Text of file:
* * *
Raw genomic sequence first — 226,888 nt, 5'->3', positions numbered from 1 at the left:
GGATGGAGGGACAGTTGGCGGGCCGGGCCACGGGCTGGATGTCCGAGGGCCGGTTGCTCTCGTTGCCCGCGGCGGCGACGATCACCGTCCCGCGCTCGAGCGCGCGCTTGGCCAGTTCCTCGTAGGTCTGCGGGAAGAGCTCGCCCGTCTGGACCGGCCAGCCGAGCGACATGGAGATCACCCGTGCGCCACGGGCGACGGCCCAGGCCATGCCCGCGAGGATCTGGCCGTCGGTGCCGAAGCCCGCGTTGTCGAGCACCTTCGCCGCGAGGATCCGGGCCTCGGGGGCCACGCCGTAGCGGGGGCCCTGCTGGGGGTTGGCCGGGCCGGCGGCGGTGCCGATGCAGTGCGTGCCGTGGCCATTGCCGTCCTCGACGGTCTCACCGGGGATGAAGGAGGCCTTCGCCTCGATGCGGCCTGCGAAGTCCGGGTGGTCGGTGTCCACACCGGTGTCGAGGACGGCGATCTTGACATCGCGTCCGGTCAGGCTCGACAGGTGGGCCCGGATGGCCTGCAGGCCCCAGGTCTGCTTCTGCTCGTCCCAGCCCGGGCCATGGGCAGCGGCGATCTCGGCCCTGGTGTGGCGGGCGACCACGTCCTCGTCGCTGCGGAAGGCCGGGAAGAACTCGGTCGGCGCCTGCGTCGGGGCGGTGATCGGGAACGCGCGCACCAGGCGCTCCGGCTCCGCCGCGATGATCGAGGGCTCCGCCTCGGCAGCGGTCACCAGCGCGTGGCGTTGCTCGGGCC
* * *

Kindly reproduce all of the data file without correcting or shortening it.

Raw genomic sequence first — 226,888 nt, 5'->3', positions numbered from 1 at the left:
GGATGGAGGGACAGTTGGCGGGCCGGGCCACGGGCTGGATGTCCGAGGGCCGGTTGCTCTCGTTGCCCGCGGCGGCGACGATCACCGTCCCGCGCTCGAGCGCGCGCTTGGCCAGTTCCTCGTAGGTCTGCGGGAAGAGCTCGCCCGTCTGGACCGGCCAGCCGAGCGACATGGAGATCACCCGTGCGCCACGGGCGACGGCCCAGGCCATGCCCGCGAGGATCTGGCCGTCGGTGCCGAAGCCCGCGTTGTCGAGCACCTTCGCCGCGAGGATCCGGGCCTCGGGGGCCACGCCGTAGCGGGGGCCCTGCTGGGGGTTGGCCGGGCCGGCGGCGGTGCCGATGCAGTGCGTGCCGTGGCCATTGCCGTCCTCGACGGTCTCACCGGGGATGAAGGAGGCCTTCGCCTCGATGCGGCCTGCGAAGTCCGGGTGGTCGGTGTCCACACCGGTGTCGAGGACGGCGATCTTGACATCGCGTCCGGTCAGGCTCGACAGGTGGGCCCGGATGGCCTGCAGGCCCCAGGTCTGCTTCTGCTCGTCCCAGCCCGGGCCATGGGCAGCGGCGATCTCGGCCCTGGTGTGGCGGGCGACCACGTCCTCGTCGCTGCGGAAGGCCGGGAAGAACTCGGTCGGCGCCTGCGTCGGGGCGGTGATCGGGAACGCGCGCACCAGGCGCTCCGGCTCCGCCGCGATGATCGAGGGCTCCGCCTCGGCAGCGGTCACCAGCGCGTGGCGTTGCTCGGGCC